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The big day is upon us. The Ride to Conquer Cancer. As I’m writing this, Team Perimeter has pushed past the $60,000 mark in funds raised for the cause. It’s been a fantastic ride, putting this team together and watching them go to work.
But as we all know, the ride has yet to truly begin.
For our final post of this series we turned to Joe Campbell. Joe is returning to the race for a second year, and like so many affected by this disease, he’s hoping for sunny skies and a smooth trip.
Kelvin: What led to joining Team Perimeter for The Ride to Conquer Cancer?
Joe: This is my second year. When Chris asked me last year I thought it would be a fun, worthwhile way to get in shape. It worked well, I don’t have a very physical job so it wad good to have something to work toward. Hockey is a sport I play a fair bit, or at least I try to, but it’s a lot more fun to do the ride when you’re in shape. And in addition to the ride, life in general is more fun as well when you’re in shape. Hockey is more fun, so is tennis, and so is chasing a family around every week.
What’s the toughest part about the ride?
This answer will be really specific, but Saturday last year was a real challenge for sure. Just riding your bike for 5 hours is difficult, but the weather last year urned it into 7 hours. The rain, the wind – it was intense. There were trees down and at one point we had to get off the main drag and it was a huge challenge. Pine cones and sticks on the road and cross winds, you had to try to avoid all these obstacles, not the least of which was your own fatigue.
And then the Sunday was a better, you could actually build some momentum here and there when there was no wind. Most of the time though you were riding into the wind, there was no free pedalling. We were just out of birch bay and the wind came, we must have rode 95% of the race right into the wind.
Most people have a personal story about how cancer has affected their life. Are you riding for anybody in particular?
I’m just riding for the cause, there’s no close calls for me and my family. It’s funny though, with all that wind last year, that must be what it feels like to go through this disease. You can see it on the ride, there’s a lot of emotion from people who’ve had it affect them closely. People who had cancer themselves were riding so it does give you a different perspective. People are so closely touched and you can see it in their faces. The way they’d hug each other demonstrates there is a lot going on behind the scenes.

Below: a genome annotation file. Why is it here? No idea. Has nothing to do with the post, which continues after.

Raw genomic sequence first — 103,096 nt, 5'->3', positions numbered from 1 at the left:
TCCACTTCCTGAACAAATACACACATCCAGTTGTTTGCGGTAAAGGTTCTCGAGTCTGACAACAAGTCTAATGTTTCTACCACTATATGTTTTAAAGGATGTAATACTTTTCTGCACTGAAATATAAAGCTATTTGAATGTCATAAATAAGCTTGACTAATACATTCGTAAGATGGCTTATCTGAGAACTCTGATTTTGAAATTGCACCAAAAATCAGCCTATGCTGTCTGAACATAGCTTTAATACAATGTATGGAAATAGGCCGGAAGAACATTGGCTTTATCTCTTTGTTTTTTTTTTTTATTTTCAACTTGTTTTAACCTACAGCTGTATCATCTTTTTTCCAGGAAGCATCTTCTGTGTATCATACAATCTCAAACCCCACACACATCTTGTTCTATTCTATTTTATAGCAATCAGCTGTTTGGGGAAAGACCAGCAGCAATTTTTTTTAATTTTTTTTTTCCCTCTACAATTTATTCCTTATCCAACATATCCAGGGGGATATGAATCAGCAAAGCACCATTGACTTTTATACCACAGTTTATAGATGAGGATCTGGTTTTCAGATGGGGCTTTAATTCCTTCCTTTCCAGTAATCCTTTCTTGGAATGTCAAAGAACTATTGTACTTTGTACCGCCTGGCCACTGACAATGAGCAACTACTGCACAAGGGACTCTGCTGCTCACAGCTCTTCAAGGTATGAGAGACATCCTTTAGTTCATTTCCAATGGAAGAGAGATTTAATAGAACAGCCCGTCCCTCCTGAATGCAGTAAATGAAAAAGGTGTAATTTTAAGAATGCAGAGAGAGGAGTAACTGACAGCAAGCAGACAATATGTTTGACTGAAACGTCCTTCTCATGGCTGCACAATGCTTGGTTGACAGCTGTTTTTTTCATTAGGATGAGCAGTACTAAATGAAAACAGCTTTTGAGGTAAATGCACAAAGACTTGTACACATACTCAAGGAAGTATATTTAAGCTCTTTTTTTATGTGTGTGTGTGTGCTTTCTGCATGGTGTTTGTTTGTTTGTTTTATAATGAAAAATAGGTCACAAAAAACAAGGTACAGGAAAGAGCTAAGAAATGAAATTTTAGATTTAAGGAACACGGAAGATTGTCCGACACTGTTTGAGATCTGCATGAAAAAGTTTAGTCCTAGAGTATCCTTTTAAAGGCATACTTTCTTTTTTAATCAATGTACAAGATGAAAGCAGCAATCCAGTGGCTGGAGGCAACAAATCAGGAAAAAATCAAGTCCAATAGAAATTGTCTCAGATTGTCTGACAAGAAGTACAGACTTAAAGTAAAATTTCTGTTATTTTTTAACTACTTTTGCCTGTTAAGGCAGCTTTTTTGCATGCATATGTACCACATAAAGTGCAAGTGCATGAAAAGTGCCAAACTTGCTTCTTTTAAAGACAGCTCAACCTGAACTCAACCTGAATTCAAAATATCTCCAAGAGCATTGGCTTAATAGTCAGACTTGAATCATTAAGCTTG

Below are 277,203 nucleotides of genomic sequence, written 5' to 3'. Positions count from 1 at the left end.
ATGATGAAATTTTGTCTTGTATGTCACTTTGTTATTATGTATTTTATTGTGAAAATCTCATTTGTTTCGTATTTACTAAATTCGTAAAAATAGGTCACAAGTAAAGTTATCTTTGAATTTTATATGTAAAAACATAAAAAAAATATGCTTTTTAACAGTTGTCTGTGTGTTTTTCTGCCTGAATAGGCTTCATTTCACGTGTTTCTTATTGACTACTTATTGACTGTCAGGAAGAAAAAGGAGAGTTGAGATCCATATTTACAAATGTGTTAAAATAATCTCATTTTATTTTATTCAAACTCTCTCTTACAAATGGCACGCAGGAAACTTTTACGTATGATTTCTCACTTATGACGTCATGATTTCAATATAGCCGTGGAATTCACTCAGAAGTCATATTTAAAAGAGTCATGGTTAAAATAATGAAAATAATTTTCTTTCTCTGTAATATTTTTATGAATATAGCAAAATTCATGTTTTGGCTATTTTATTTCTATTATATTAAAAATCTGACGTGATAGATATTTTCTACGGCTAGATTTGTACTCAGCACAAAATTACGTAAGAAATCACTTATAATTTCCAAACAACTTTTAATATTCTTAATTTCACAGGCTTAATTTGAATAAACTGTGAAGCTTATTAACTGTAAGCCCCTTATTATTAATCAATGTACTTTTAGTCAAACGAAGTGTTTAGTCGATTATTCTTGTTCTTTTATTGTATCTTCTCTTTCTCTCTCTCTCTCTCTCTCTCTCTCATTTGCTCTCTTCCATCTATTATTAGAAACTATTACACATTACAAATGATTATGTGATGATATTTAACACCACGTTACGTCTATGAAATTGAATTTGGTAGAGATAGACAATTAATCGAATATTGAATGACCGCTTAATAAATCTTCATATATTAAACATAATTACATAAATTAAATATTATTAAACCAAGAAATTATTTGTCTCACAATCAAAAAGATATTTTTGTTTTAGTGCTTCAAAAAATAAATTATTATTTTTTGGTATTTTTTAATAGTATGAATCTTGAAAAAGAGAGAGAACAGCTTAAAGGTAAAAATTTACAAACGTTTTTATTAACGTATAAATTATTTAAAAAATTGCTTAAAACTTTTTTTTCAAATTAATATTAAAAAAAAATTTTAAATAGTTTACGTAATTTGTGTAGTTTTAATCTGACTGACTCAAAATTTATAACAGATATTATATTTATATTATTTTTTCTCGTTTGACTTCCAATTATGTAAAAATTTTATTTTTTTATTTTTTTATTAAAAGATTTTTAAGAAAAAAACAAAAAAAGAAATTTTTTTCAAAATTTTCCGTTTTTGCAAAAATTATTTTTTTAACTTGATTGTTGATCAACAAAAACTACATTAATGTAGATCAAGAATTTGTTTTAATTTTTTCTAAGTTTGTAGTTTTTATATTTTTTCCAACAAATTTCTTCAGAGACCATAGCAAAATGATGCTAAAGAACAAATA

How do you get through it?
Every time I’ve been on my bike it’s that first half hour, that’s tough but then you get into a rhythm. Plus the support is great. You have stops and they give you food. Once you get something in you it’s like instant energy. The pre-made PB and J sandwiches they give you are legendary, you can’t make them that good at home.
What’s it like undertaking such a challenge with a group of friends?
They’re all good guys and they’re working toward something. It’s fun, the camaraderie is great. I remember last year, especially after finishing that hellacious first day, it’s a lot of fun and you really feel you accomplished something. It was probably the most physically challenging day of my life. I can ride my bike uphill and I’ve never got off my bike because I was too tired, but the Saturday last year was a different story. There were three of us and we were crossing a river. We all went onto the bridge and at the exact same time we each kicked out of our pedals and got off. We just physically couldn’t keep going at that point. Exactly the same time we all hopped off. It was crazy, we had to kick our feet out so we wouldn’t fall over. The wind was heavy at that moment.
The wind is always heaviest before it lets up. Big thanks to Joe as well as our past guests Bryant Magee and Danny Payne. It’s been a huge year for Team Perimeter, but it’s a lot easier pushing through the wind when you’ve got hands at your back.